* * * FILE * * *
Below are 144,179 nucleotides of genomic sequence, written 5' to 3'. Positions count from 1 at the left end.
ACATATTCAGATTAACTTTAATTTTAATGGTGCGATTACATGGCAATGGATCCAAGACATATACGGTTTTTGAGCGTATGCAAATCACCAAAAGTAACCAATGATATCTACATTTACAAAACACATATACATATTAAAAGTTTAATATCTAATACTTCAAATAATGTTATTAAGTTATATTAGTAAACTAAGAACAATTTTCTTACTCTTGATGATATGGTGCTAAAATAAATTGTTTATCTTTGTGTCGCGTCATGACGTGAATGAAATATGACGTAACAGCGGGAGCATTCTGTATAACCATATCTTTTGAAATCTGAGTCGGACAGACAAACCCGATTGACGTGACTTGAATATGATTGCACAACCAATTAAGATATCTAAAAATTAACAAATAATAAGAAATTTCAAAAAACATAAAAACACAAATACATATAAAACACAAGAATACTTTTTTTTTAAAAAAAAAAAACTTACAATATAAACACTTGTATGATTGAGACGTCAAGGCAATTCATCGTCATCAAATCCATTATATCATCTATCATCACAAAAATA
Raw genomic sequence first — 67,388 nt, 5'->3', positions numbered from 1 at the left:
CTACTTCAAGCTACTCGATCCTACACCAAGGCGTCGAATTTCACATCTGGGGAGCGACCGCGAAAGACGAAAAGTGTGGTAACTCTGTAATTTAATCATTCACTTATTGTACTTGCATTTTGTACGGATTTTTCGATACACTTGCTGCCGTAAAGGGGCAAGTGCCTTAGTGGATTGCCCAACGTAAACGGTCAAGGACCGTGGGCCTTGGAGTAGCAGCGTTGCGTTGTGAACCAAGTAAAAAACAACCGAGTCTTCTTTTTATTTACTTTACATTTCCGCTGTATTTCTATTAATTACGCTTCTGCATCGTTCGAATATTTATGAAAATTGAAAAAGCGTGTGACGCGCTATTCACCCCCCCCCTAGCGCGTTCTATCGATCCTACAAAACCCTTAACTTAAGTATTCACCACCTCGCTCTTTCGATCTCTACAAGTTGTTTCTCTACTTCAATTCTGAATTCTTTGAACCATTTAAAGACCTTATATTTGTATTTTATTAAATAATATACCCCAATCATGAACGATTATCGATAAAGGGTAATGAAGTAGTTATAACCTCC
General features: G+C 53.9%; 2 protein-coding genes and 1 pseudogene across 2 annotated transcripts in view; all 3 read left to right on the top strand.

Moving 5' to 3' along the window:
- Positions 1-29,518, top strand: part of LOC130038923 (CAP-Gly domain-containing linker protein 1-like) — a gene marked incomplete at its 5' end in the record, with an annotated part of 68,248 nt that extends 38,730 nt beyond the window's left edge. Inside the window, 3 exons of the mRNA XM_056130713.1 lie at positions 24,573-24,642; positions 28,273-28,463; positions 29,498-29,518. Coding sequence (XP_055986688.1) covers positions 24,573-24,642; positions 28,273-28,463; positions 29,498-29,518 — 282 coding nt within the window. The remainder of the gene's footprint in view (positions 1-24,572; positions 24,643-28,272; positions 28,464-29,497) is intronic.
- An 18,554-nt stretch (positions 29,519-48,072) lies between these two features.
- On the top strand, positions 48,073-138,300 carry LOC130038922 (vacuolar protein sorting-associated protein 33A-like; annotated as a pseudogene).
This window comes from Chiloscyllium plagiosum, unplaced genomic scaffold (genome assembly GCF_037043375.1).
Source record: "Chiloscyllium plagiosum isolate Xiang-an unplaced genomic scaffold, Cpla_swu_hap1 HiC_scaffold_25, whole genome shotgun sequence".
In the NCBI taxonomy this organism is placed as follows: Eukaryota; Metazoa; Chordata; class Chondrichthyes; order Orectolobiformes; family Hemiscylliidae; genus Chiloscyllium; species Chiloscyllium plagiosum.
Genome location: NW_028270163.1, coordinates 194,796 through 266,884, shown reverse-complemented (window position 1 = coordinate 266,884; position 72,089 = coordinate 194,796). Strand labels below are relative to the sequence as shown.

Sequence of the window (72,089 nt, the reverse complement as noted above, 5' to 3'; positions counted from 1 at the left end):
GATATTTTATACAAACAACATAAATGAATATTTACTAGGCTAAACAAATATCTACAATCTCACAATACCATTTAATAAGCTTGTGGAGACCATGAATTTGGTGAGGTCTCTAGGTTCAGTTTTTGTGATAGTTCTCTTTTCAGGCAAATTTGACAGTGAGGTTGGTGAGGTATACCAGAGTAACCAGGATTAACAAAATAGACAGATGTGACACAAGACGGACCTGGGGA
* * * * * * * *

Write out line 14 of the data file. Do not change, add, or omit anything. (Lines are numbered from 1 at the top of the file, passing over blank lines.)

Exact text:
Sequence of the window (72,089 nt, the reverse complement as noted above, 5' to 3'; positions counted from 1 at the left end):